Given the contribution of the supply chain economy to innovation and well-paying jobs, it is important to understand exactly what industries comprise this segment. Traditional examples of suppliers are metal stampers or plastic injection molders — businesses that manufacture parts to be used in a final good. As we are all aware, manufacturing employment has declined significantly, both overall and in the supply chain, to the distress of many in America. This has led to a pessimistic view of the economy. The policy response has focused on “bringing manufacturing back.”

However, this traditional categorization which emphasizes manufacturing over services falls short. Only 10% of employment in the economy is in manufacturing, and 90% is in services. It is commonly thought that most of those service jobs are low-wage occupations at restaurants or retail stores, while the manufacturing jobs have higher wages. But not all services are the same. With our new categorization, we can separate supply chain service jobs — which are higher-paying — from the Main Street service jobs that tend to be lower paying. These supply chain service jobs include many different labor occupations, from operation managers, to computer programmers, to truck drivers. They comprise about 80% of supply chain employment, with an average annual wage of $63,000, and are growing rapidly.

Taking the work one step further, within the supply chain services category, we have identified the subcategory of supply chain traded services — i.e., those that are sold across regions like engineering, design, software publishing, cloud computing, and logistics services, among many others. This subcategory has the highest wages and STEM intensity in the economy ($80,800 and 19%), with average wages 3 times higher and STEM intensity 18 times higher than Main Street services, and these jobs are growing fast. This growth may reflect the evolution of many large companies from manufacturing to services over the past decades, including IBM, Intel, Dell, and GE, among others.

Our supply chain economy framework leads to a more optimistic view of the economy. If we were to focus on supporting supply chain services, particularly those in traded industries, the result might be more innovation and more well-paying jobs in the United States.

What does this new categorization mean for economic policy? Here are three ideas focused on improving suppliers’ access to skilled labor, buyers, and capital.

First, we need to invest in skilled labor. The supply chain has the majority of STEM workers, of which America has a shortage. And while many companies are having difficulty finding skilled workers, service suppliers are most at-risk since their innovations are highly dependent on access to and retention of talent. Immigration policies that give greater access to this labor pool are helpful.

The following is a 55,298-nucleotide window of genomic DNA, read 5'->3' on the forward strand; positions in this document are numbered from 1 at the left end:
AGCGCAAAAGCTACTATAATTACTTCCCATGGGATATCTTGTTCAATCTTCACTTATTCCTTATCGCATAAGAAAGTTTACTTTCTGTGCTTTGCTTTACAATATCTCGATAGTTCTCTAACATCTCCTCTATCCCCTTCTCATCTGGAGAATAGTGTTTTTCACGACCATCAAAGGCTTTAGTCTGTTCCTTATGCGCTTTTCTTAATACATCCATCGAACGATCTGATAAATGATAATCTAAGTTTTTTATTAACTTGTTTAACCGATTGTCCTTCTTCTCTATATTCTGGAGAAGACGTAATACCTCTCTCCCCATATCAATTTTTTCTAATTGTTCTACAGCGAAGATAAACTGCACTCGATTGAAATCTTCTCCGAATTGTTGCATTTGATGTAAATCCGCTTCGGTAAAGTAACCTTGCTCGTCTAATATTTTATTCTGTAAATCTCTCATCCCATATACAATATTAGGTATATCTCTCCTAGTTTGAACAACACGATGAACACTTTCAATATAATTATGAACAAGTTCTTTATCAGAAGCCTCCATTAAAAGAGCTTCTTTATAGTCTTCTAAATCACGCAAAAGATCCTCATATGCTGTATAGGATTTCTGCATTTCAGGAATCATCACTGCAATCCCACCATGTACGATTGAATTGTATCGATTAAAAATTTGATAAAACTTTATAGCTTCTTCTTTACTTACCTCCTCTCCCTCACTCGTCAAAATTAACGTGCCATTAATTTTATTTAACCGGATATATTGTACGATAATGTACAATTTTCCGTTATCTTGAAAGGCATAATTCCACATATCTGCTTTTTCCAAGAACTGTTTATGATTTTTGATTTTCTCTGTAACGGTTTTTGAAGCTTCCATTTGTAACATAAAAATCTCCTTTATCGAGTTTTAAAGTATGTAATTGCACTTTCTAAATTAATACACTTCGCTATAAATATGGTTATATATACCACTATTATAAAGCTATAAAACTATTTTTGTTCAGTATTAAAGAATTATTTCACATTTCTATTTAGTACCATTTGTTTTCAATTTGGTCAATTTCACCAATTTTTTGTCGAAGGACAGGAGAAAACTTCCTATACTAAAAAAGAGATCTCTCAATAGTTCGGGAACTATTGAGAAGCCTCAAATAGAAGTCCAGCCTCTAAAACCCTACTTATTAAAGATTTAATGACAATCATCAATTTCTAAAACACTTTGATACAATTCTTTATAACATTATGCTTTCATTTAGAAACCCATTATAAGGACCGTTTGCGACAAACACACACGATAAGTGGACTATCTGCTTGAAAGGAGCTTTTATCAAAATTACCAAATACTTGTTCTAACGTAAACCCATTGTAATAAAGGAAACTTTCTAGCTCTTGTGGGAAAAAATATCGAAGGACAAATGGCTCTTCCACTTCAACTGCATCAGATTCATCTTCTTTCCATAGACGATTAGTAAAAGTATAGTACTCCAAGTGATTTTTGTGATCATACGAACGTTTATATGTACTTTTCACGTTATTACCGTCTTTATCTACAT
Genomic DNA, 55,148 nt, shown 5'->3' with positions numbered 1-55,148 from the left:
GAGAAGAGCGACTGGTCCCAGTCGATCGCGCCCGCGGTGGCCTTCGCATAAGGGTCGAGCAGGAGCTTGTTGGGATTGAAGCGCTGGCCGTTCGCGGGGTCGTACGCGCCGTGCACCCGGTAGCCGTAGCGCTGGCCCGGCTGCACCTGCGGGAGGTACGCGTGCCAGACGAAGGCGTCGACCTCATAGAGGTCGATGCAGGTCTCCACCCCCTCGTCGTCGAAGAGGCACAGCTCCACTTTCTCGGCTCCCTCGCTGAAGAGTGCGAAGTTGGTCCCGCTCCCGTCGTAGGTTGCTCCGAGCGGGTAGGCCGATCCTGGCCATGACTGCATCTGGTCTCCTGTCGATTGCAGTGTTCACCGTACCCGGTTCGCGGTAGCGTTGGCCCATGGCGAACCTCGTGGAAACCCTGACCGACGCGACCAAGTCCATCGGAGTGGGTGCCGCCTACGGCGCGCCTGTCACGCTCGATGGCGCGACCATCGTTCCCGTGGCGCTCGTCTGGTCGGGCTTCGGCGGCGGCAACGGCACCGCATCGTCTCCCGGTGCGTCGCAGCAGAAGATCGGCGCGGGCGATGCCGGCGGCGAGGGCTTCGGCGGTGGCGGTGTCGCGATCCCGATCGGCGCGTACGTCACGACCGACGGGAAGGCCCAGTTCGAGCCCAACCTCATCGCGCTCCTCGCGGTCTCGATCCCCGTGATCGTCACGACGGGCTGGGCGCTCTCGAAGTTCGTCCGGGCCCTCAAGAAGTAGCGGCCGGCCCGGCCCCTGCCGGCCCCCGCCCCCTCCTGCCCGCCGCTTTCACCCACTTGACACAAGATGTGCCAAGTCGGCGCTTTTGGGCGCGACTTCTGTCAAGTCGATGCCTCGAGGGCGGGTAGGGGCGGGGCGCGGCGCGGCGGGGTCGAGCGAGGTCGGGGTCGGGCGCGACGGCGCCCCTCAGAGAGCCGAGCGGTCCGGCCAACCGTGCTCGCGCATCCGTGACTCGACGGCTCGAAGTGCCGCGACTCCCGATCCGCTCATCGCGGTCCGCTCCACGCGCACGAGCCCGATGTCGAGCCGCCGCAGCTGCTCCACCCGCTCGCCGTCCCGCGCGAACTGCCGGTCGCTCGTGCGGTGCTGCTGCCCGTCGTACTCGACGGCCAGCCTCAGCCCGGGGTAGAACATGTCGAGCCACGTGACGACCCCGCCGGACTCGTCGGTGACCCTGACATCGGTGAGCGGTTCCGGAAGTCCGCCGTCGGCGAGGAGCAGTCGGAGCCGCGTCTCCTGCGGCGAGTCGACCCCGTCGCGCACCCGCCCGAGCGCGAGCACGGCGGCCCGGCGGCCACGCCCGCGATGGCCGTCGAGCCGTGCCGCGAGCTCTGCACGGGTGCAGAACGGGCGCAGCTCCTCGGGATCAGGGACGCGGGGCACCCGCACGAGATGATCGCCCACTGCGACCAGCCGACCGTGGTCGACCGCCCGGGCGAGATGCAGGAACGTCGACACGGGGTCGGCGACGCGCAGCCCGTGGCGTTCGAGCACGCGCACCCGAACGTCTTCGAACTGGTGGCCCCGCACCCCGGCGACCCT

Second, we should support regional industry clusters. Suppliers produce inputs for businesses, and therefore, they particularly benefit from being co-located with their buyers in industry clusters. Catalyzing and strengthening organizations that support regional clusters is one way to promote buyer-supplier collaboration.

And finally, we must ensure that suppliers have access to capital. STEM-intensive service suppliers often produce innovations that cannot be patented, making it difficult to raise outside funding. Having pro-active government policy — through loan guarantees or credit support for suppliers — can help ensure stable and efficient access to capital for these suppliers to start and grow.

Our new categorization of U.S. industries has revealed a large and dynamic supply chain economy. In particular, service suppliers have a crucial role in driving innovation and creating well-paying jobs. Rather than an approach that relies solely on “bringing manufacturing back,” we must shift our policy solutions to focus on cultivating the supply chain service jobs that will drive America’s economy forward.

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New Supply Chain Jobs Are Emerging as AI Takes Hold

Gary HanifanKris Timmermans
AUGUST 10, 2018

Companies are cutting supply chain complexity and accelerating responsiveness using the tools of artificial intelligence. Through AI, machine learning, robotics, and advanced analytics, firms are augmenting knowledge-intensive areas such as supply chain planning, customer order management, and inventory tracking.

What does that mean for the supply chain workforce?

It does not mean human workers will become obsolete. In fact, a new book by Paul Daugherty and H. James Wilson debunks the widespread misconception that AI systems will replace humans in one industry after another. While AI will be deployed to manage certain tasks, including higher-level decision making, the technology’s true power is in augmenting human capabilities — and that holds true in the supply chain.